In principle, these ringfencing initiatives confer both ex-post (improved resolution) and ex-ante (improved risk management) benefits. Because they act on banking structure, they have a greater chance of proving time-consistent. While this is a clear step forward, those benefits are only as credible as the ringfence itself. The issue raised by some is whether, in practice, the ring-fence could prove permeable. Without care, today’s ring-fence could become tomorrow’s string vest. 
Again, ultra transparency addresses the issue of structural reform.  As I have previously said, regulation has two components:  the rule and the enforcement.

The Volcker Rule says that banks should not take proprietary bets.  By making the banks provide ultra transparency, market participants can assess the bank's positions and see if they are in compliance.

Oh, by the way, ultra transparency will also improves the banks' risk management.  Recall that market discipline has a bias towards banks taking less risk.
If each of these initiatives is necessary but none is individually or collectively sufficient to tackle too-big-to-fail, what is to be done? 
One solution might lie in strengthening these proposals. For example, re-sizing the capital surcharge, perhaps in line with quantitative estimates of the 'optimal' capital ratio (Miles et al (2012), Admati et al (2011)), would be one option for bearing down further on systemic externalities.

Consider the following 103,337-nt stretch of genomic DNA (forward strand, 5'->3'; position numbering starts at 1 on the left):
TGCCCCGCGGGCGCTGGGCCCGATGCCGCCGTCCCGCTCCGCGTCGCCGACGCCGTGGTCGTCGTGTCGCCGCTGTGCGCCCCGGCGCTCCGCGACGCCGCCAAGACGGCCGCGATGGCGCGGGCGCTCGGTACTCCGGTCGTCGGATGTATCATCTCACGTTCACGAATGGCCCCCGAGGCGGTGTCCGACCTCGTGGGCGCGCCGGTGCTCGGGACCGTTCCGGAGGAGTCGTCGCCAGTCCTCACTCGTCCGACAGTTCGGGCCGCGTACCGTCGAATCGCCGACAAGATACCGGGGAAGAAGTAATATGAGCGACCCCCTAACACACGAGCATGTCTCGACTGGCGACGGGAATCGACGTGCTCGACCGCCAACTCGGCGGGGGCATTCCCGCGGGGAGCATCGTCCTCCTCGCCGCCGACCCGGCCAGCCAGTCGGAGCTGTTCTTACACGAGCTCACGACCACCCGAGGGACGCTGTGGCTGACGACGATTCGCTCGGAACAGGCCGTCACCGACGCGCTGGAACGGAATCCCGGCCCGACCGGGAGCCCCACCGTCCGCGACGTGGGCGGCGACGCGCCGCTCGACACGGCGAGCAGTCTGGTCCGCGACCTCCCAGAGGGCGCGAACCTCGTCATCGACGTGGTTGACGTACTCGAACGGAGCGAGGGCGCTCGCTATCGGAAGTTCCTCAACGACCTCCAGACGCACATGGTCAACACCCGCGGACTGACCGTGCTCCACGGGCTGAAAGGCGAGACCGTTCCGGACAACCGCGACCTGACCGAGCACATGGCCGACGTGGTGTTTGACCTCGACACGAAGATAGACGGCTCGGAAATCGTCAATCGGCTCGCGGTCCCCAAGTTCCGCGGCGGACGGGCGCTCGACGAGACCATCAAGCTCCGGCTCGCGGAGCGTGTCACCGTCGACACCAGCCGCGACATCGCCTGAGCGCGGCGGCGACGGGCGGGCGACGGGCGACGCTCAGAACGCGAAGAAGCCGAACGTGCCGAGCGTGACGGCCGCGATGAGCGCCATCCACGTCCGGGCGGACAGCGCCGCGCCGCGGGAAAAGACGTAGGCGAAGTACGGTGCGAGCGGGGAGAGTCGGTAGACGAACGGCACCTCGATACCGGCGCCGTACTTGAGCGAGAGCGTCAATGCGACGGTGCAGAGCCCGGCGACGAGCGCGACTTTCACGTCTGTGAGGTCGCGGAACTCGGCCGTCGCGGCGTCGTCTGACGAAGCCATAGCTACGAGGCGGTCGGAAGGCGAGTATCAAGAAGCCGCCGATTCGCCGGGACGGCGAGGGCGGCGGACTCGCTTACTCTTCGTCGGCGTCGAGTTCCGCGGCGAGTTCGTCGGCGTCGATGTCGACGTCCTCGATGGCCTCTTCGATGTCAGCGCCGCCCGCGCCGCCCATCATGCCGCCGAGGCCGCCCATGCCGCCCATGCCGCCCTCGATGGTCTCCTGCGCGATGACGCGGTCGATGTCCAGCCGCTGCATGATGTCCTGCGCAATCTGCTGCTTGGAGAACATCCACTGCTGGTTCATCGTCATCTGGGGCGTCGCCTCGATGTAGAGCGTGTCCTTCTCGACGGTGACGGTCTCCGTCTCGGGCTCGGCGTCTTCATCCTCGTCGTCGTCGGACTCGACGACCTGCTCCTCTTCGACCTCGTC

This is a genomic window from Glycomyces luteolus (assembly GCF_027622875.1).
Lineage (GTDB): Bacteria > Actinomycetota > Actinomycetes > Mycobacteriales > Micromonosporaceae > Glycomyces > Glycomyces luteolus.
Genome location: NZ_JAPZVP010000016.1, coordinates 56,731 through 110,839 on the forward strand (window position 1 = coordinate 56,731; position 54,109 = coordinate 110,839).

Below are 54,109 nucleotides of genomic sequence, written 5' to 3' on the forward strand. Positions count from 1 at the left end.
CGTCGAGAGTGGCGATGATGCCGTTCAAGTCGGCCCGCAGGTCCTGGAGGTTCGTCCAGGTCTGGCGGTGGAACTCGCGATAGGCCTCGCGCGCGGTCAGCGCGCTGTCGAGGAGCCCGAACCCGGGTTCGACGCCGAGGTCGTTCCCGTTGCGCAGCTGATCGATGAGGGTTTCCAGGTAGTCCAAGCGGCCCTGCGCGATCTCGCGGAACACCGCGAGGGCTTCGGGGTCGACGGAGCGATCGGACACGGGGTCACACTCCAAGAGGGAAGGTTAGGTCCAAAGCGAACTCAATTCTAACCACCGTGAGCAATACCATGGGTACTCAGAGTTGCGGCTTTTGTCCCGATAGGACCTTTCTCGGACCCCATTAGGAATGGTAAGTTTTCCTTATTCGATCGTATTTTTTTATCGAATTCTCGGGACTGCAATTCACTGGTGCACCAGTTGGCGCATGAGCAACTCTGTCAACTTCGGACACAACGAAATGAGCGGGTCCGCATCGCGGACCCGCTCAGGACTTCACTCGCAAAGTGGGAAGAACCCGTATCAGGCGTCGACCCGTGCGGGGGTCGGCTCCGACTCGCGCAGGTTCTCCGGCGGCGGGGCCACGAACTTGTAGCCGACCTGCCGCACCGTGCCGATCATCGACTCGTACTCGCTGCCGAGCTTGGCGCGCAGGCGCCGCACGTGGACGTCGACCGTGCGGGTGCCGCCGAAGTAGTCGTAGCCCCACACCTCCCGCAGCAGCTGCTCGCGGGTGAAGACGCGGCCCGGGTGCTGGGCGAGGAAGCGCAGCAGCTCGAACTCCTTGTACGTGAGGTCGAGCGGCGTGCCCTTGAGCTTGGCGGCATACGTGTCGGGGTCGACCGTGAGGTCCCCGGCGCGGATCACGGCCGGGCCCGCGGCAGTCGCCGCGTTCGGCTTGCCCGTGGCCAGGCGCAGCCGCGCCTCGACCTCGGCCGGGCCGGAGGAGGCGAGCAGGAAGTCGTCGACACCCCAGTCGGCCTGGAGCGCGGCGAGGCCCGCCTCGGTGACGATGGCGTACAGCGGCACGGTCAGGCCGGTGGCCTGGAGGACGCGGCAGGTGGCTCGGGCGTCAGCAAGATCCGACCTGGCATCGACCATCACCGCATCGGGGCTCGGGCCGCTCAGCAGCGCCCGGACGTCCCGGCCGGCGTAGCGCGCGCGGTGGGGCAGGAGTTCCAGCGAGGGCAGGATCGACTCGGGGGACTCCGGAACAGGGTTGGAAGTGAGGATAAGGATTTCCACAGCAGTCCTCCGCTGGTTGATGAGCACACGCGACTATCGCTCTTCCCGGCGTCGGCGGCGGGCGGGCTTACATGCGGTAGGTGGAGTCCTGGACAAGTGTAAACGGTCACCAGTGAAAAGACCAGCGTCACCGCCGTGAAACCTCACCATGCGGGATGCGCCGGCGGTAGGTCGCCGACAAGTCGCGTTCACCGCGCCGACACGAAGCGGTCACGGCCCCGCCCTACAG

Another more radical option, mooted recently by a number of commentators and policymakers, would be to place size limits on banks, either in relation to the financial system as a whole or, more coherently, relative to GDP (Hoenig (2012), Tarullo (2012)). 
Proposals of this type typically face two sets of criticism. 
The first, practical issue is how to calibrate an appropriate limit. ....
The second, empirical issue is whether size limits would erode the economies of scale and scope which might otherwise be associated with big banks....
What is to be done is to require the banks to provide ultra transparency.

Contrary to what the banking industry lobbyists say, there is no limit on transparency as there are a number of market participants who are capable of assessing the exposure details from the global banks (not the least of which are the competitor global banks).
Too-big-to-fail is far from gone. It is even more important it is not forgotten.
And it won't be gone until the banks are required to provide ultra transparency so that they can be subject to market discipline and forced to reign in their risks.